Similarly a perception you are taking every fantastical request at face value and not challenging the real need and looking for alternatives to solve a problem, will lead your CIO to think that you’re going to cause the project to fail.

Both situations will damage your reputation which is especially important as a contractor. You won’t be just sitting in the same company for 10 years where it won’t affect you to make a few enemies. Damage to your reputation will make it harder to find a reference, and if the people you anger know people in other companies, it might become harder to get a role and succeed in those companies as well.

So how do you maintain a positive image and keep all your stakeholders on side?

Always be polite

This is the simplest rule that you might sometimes forget but which is highly important in every interaction. Even if your stakeholders are being mean or threatening to you, always be polite.

And it doesn’t cost you anything.

If someone expresses a strong view on something that they want from your project, say “Yes definitely. I’m sure we will be able to do that. I’ll follow that up.”

Then you can follow up with a simple email to a decision maker and copy the stakeholder. Stating the benefits of the request and asking if the project can proceed. This lets your stakeholder know that you’ve heard them, and you’re working on resolving their concern and getting them what they’ve asked for.

Remember to always be polite. Never give an outright ‘no’ or say ‘we can’t do that’ or reject a request.

Everything is always achievable.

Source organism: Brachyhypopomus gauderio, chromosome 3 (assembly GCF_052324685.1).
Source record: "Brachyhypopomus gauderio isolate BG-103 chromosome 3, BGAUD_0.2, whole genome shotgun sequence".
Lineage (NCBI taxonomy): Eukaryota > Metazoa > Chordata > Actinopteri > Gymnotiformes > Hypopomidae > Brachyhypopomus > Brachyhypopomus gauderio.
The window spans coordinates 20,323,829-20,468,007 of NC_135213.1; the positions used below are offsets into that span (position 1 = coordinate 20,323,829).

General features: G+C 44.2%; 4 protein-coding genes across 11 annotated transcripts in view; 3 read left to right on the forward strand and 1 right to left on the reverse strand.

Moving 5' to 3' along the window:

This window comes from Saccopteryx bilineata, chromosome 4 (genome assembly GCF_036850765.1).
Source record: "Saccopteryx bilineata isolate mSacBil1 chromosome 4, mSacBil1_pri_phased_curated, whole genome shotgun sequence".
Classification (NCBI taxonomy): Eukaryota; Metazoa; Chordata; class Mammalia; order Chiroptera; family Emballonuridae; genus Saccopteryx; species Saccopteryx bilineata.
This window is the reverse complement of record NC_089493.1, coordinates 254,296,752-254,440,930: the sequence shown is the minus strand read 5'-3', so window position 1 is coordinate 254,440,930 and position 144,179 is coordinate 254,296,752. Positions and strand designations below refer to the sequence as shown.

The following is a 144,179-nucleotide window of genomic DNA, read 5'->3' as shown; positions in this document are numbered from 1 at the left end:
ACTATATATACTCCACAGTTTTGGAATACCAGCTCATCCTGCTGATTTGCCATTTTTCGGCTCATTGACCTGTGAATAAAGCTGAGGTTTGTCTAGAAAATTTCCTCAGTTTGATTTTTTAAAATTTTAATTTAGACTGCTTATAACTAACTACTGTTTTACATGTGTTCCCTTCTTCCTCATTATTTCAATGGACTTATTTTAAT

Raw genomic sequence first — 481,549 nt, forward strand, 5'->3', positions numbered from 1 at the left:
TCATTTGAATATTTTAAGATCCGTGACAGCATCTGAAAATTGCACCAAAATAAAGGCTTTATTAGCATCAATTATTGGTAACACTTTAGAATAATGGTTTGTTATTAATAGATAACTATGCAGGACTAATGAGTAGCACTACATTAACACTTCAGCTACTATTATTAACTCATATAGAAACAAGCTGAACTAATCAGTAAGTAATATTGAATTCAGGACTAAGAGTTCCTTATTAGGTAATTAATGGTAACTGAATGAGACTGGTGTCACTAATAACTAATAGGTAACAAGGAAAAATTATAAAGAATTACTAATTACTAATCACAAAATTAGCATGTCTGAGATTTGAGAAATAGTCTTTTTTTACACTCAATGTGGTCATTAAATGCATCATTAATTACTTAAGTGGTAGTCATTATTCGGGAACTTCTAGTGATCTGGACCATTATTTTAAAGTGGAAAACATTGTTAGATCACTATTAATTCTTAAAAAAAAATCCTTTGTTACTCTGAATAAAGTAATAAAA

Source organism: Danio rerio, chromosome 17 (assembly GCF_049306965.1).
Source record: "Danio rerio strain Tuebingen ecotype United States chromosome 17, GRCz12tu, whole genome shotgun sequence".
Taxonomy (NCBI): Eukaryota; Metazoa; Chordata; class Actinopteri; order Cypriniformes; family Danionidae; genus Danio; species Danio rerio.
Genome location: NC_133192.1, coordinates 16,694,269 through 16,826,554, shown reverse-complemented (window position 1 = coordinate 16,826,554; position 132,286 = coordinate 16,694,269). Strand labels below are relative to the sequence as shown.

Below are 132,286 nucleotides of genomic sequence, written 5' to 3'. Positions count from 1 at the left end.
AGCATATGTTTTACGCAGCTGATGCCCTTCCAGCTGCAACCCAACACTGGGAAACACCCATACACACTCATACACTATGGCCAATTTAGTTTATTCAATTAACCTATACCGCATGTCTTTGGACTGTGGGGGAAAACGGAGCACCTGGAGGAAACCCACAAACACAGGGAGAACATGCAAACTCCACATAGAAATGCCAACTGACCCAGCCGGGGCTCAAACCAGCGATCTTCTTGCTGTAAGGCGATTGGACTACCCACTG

If you are dealing with someone critical who can’t be turned down, remember the scene from the Goodwife – Saying “Yes” and then indefinite time passing means “No”.

Always be positive

Even if your CIO expresses to your personally how difficult some of the stakeholders are, you need to remain impartial and positive.

One of the reasons companies hire contractors and consultants is because they want someone without baggage. They want someone who will come in fresh and just focus on getting the job done without taking sides and getting buried in interdepartmental politics.

Gossip and negative comments may come in to you from all the different stakeholders of your project, but it runs through the machine and filters and your output is always positive and aimed at achieving the best outcome for the customers of your company.

Gossip + negative may come in -> Positive always comes out

Respect your stakeholders

No matter who your stakeholders are or how bad they seem, they were put in that position to represent the business. Treat them like business stakeholders and be respectful. Make sure you create the feeling in your stakeholders that you are listening to their concerns and you’re doing your best to find solutions and get the best outcome for them.

Remember you are a contractor

As a contractor, your reputation means a great deal and is part of what gets you your next role.

There are two key parts to being really well liked and respected, and having strong relationships with all your stakeholders – Politeness and knowing how to say ‘no’ without saying ‘NO!’.

Have you had to maintain your politeness and positive relationships with stakeholders when being pulled in different directions? What’s your strategy?